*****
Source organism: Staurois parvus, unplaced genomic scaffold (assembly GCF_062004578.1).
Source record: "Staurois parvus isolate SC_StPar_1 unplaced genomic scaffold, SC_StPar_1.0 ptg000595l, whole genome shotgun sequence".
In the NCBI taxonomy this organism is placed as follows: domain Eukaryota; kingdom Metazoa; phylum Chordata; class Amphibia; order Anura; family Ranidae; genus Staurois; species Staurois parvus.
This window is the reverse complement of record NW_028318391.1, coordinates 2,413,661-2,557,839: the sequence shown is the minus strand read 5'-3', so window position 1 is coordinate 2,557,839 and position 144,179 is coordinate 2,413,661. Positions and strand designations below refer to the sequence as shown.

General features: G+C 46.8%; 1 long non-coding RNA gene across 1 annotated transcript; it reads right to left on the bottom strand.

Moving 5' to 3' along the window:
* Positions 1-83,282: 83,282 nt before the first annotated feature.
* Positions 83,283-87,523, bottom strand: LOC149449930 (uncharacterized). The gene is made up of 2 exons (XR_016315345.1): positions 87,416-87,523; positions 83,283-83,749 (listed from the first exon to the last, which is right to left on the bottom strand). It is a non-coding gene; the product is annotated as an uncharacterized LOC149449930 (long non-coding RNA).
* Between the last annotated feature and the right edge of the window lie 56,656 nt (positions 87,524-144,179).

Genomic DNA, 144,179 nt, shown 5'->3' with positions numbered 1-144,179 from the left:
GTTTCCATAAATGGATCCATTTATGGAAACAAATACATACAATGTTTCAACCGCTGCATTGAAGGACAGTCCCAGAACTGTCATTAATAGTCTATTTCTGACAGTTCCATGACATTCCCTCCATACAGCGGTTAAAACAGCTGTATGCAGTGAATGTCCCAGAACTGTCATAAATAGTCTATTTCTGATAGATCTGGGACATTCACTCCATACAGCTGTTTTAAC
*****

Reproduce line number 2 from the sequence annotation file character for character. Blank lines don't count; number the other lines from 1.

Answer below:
Source record: "Staurois parvus isolate SC_StPar_1 unplaced genomic scaffold, SC_StPar_1.0 ptg000595l, whole genome shotgun sequence".